Thursday, August 15, 2013
thought for the day/Venice
Image Credit & Copyright: Ignacio Diaz Bobillo
There's been many Lagoon nebula pictures through the years; this is just the latest one. Since Venice is built in a Lagoon, I thought I'd go ahead and post this latest pretty good amateur photo.
". . . as the work of man, science is subject to his arbitrariness and to all the imperfections of his mental powers. There would essentially be no more science for a man gifted with an unbounded understanding- a man for whom the final conclusions, which we attain through a long chain of inferences, would be immediately evident truths." - Richard Dedekind
I've argued the dark ages were brought about by an anti-Greek knowledge, and pointed out some of the history of how that Greek knowledge was brought about into Europe again - through the Arab Spanish Andalucía around 1060A.D. One light of the dark ages was Venice.
Well, I don't think the Venice we see today was built pre- a 1000A.D. But, the founding and growth of Venice was influenced by the Barbarian destruction of Rome and Italy.
This is the first major building of Venice, the Torcello church on the Torcello island.
The Venicians would go on to build in the lagoon lots more great architecture(in the form of Christian churches). Saint Marks Cathedral is probably the greatest.
Apparently, the Venicians were told that Saint Marks bones were in the city of Alexandria. They went to Alexandria and brought those bones back to Venice and Saint Marks cathedral. Now, what were Saint Mark's bones doing in Alexandria of all places? Could the Gospel of mark have been written in Library of Alexandria?
The Venicians profited one from salt trade and two the crusades. It was after the crusades that Venice started becoming what we see today. They brought back these Roman horses. I guess these were original Caesar horses.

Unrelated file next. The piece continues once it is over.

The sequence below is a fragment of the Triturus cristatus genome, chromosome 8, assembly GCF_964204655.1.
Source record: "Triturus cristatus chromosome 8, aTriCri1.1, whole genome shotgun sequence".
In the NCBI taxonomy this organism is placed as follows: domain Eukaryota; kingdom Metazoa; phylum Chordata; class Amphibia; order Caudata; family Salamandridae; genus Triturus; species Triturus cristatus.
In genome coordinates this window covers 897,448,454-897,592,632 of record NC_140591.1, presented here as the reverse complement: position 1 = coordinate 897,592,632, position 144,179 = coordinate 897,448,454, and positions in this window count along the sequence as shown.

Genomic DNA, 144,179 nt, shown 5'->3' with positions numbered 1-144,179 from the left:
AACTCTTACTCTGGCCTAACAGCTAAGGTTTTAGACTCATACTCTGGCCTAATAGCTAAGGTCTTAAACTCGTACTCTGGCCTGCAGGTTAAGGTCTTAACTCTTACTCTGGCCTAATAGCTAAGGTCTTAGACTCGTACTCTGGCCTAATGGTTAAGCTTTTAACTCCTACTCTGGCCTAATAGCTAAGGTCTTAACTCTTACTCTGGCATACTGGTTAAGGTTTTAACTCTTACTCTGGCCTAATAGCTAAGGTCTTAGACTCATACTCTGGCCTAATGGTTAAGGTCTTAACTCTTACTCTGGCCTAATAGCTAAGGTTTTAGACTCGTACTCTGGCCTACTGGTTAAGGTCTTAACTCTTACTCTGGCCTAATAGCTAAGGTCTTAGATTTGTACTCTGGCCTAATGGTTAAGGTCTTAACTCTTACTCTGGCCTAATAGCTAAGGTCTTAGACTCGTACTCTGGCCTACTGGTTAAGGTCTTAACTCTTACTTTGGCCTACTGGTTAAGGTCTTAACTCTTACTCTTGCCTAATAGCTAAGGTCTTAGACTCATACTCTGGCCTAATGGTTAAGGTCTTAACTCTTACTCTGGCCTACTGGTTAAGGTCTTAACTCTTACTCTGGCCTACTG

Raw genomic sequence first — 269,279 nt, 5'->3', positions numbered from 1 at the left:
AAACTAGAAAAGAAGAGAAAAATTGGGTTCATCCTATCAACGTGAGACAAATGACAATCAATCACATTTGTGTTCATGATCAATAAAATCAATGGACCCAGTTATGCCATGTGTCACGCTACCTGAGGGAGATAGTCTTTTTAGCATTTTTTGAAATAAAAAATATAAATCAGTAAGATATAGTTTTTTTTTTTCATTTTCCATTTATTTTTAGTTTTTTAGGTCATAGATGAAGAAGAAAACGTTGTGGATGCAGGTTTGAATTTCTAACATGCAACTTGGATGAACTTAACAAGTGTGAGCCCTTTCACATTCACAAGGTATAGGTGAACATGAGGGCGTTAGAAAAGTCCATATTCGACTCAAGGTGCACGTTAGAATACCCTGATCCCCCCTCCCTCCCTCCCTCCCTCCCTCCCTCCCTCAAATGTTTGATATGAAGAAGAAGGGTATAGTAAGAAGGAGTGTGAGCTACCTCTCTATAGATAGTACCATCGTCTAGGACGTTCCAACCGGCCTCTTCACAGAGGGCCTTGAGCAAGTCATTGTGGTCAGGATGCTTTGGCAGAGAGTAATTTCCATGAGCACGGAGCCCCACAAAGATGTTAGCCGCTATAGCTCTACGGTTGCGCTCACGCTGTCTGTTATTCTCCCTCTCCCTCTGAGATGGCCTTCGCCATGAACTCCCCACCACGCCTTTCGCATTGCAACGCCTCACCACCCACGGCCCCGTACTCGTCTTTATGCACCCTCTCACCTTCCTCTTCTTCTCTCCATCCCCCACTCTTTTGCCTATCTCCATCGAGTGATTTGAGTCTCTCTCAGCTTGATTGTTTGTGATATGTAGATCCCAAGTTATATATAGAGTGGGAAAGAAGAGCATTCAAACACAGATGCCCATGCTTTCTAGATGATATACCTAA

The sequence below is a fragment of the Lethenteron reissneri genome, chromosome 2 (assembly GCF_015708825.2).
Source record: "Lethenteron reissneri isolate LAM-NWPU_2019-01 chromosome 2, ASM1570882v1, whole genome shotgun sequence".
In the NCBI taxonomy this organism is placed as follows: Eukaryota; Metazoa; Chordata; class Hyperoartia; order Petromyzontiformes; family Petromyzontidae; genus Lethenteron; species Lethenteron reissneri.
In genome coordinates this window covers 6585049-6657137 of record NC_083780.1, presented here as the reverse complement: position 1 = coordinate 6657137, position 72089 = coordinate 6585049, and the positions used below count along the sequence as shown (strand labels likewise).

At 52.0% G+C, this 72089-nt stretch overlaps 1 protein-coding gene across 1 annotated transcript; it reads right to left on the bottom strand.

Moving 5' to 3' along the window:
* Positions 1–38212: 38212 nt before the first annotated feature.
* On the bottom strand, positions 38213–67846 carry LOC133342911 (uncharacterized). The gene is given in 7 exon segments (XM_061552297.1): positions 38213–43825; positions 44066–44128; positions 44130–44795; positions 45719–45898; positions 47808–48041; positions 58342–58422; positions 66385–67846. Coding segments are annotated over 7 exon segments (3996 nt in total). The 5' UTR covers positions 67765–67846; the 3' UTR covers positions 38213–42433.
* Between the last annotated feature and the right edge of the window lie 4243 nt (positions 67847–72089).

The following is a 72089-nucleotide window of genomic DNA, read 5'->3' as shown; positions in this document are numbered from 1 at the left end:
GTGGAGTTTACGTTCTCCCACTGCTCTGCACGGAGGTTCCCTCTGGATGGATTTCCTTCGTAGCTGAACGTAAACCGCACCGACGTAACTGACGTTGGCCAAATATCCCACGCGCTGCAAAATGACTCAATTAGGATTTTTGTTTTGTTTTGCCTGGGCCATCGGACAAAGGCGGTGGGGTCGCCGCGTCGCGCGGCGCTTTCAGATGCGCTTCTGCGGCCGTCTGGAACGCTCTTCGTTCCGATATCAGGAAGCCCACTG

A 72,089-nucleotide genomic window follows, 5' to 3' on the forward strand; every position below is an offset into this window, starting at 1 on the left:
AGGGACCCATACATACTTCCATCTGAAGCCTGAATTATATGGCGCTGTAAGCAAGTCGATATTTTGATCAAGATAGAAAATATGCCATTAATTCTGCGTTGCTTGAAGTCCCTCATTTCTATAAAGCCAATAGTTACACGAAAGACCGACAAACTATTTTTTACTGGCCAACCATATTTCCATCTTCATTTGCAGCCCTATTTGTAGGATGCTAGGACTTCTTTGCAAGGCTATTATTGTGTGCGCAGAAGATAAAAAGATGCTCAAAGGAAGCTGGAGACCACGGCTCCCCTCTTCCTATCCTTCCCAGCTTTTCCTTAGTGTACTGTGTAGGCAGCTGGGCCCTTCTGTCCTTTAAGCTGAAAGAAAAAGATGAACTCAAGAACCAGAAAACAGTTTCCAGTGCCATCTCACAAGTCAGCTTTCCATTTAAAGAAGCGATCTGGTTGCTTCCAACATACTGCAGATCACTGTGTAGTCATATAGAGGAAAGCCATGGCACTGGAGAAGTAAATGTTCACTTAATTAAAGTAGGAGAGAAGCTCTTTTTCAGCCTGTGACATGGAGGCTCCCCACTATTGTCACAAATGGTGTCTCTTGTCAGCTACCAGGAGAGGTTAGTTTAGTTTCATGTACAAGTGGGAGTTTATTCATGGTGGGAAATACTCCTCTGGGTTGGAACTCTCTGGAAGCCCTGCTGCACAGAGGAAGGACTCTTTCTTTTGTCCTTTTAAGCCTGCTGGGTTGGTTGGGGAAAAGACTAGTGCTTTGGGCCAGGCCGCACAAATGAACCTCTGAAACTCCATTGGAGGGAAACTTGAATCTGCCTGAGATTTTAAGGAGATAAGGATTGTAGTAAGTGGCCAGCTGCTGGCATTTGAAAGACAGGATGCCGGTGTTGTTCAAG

Venice was plundered by Napolean Bonaparte for his war to rule the world. The horses were taken to France, but then later returned.
Venice was where Marco Polo came from. Marco Polo went to tour as far East as he could. He was to gather as much information about what's East of everything the Venicians know about.
Venice was also home to some of the events surrounding the life of Galileo. Some say one of his big mistakes was leaving Venice and hanging out on the mainland where Rome could get their hands on him.
Venice was a world power up to the Portugal/Spain, and then French and English plundering of the Americas around late 1490. Before then, Venice coins were the market standard. Venice coins have been found as far as China.
Venice was also the worlds first representative democracy with a system of checks and balances. They are the worlds oldest Nation.
After the discovery of the Americas, Venice became more of a pleasure capital. They were known as the brothel of Europe where princes got their education. They're pretty much still that way. They now have a university dedicated to figuring out how to keep the sea from swallowing up Venice.
Mostly just dna-nanotech again! Researchers's have combined dna-nanotech with temperature sensitive smart materials to control chemical reactions. Using Temperature-Sensitive Smart Polymers to Regulate DNA-Mediated Nanoassembly
We're practically in a nanomanufacturing era now. Although a dna-nanotech era, it can do much.
Some science news, potentially anyways, is gravity meters detecting gravity waves is imminant . This is the second announcement of the same breakthrough in a month; they're obviously excited about it.
Another exciting astronomy news is the Russian Spectr R interplanetary radio interferometer. They say it will go into full science mode in late august(whatever that means, it must mean 'soon'! It will still be in reduced duty cycle until October. Well, it's a big project. It's coming(vastly greater radio astronomy).
A technology the Venice people had that I've learned of recently is mirror making. They apparently started making the best mirrors around 1200 A.D. They put the manufacturing of mirrors on an isolated island and kept it a secret. This was just one of the sources of revenue that made Venice what it was then and now.